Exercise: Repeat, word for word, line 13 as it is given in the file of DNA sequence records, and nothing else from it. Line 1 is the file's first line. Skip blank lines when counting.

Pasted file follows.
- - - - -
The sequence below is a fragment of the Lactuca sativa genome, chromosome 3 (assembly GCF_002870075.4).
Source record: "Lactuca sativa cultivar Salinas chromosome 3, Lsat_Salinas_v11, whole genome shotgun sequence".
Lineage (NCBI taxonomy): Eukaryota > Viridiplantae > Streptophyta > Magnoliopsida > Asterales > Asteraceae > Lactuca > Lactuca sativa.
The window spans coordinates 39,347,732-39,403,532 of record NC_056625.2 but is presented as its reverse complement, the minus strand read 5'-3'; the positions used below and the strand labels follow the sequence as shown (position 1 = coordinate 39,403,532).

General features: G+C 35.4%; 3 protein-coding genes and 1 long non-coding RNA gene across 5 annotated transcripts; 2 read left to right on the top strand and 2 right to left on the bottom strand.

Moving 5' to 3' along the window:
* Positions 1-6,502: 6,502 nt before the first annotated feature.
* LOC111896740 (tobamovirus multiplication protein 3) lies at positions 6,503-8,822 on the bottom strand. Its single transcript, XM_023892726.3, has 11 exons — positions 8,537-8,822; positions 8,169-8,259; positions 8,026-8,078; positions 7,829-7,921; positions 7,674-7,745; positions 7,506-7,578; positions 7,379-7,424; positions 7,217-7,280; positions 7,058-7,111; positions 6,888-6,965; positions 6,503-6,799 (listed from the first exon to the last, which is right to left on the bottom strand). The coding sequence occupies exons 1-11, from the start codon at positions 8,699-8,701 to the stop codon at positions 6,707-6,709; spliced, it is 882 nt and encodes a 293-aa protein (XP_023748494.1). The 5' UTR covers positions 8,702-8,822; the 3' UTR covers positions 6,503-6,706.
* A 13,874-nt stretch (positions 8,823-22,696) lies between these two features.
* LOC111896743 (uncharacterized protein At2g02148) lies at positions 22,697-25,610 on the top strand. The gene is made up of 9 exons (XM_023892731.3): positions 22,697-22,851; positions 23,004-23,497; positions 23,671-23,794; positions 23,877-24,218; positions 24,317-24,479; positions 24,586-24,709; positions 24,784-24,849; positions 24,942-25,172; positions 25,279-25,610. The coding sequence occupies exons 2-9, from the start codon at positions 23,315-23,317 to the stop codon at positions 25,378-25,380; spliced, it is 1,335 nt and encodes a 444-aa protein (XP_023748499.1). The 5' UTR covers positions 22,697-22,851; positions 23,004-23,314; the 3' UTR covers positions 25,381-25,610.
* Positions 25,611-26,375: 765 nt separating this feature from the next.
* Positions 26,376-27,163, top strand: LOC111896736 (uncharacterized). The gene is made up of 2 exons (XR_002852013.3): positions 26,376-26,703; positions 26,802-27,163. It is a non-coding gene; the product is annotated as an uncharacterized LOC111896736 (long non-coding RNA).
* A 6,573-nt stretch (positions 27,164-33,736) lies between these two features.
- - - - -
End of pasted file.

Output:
* A 6,573-nt stretch (positions 27,164-33,736) lies between these two features.